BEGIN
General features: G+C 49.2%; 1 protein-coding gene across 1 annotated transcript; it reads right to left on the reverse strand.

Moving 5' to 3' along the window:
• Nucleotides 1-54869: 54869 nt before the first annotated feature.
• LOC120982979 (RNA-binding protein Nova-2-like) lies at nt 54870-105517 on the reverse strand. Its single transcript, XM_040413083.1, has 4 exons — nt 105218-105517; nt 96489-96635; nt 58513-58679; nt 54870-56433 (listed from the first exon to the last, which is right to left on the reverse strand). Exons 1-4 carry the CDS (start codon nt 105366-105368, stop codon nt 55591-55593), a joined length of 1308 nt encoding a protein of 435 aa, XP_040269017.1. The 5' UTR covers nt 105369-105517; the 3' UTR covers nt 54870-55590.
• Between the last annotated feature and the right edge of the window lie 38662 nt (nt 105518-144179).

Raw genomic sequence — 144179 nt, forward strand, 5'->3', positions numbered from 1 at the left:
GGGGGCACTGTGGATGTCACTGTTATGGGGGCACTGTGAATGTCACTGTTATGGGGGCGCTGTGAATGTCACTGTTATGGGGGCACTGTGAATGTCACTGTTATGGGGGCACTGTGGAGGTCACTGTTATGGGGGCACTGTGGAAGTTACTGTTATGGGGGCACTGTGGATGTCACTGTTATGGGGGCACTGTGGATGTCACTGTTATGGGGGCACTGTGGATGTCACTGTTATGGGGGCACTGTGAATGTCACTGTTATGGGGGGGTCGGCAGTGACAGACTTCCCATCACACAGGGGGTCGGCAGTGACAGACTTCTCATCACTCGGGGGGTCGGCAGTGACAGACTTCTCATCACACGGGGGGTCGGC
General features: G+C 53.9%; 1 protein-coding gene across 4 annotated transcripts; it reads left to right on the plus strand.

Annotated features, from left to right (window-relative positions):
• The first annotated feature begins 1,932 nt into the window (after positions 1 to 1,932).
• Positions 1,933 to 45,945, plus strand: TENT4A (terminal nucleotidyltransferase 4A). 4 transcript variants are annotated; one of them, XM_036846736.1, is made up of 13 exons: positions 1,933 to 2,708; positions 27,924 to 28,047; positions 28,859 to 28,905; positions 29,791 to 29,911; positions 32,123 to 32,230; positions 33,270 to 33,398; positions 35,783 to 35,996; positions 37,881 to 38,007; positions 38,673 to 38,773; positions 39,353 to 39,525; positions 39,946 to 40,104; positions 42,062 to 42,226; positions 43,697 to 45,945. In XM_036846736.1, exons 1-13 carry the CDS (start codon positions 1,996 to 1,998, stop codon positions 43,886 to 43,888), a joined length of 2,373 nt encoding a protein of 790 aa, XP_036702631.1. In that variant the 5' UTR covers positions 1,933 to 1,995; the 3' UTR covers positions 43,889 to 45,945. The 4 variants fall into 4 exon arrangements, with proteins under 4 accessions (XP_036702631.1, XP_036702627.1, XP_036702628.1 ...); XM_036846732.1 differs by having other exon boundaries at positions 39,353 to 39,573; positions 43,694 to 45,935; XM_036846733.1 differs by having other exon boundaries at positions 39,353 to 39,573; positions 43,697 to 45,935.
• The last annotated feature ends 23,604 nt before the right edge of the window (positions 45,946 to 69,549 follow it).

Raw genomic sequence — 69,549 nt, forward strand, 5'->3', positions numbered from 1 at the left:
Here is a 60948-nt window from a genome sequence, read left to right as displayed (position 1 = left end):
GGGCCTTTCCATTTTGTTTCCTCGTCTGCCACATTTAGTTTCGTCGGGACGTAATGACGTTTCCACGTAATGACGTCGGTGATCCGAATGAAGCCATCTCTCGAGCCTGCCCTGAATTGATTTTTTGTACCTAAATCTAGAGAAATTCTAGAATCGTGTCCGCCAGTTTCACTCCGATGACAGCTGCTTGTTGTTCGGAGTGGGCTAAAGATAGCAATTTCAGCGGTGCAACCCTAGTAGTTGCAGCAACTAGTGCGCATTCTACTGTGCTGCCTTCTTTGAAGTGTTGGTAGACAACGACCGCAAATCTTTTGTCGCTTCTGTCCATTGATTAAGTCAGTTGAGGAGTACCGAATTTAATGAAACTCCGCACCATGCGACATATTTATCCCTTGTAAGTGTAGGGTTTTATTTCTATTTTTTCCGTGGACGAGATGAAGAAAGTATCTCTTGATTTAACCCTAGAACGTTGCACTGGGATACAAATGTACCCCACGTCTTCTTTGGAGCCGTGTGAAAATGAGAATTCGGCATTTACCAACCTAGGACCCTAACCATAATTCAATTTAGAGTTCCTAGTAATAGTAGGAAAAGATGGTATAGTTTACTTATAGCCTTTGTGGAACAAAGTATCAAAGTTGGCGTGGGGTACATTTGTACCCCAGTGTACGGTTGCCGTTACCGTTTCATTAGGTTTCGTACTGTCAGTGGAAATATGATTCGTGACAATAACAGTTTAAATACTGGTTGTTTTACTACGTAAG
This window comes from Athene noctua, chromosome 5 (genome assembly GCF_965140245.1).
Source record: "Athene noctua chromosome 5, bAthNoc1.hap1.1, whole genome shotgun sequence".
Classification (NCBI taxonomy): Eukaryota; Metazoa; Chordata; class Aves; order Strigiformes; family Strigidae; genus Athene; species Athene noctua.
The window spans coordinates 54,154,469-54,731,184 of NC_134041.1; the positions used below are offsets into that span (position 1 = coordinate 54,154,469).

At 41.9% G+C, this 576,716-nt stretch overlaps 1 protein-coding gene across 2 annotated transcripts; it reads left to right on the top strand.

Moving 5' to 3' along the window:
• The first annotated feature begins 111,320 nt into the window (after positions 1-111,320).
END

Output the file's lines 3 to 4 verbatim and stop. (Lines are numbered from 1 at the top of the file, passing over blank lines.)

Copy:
• Nucleotides 1-54869: 54869 nt before the first annotated feature.
• LOC120982979 (RNA-binding protein Nova-2-like) lies at nt 54870-105517 on the reverse strand. Its single transcript, XM_040413083.1, has 4 exons — nt 105218-105517; nt 96489-96635; nt 58513-58679; nt 54870-56433 (listed from the first exon to the last, which is right to left on the reverse strand). Exons 1-4 carry the CDS (start codon nt 105366-105368, stop codon nt 55591-55593), a joined length of 1308 nt encoding a protein of 435 aa, XP_040269017.1. The 5' UTR covers nt 105369-105517; the 3' UTR covers nt 54870-55590.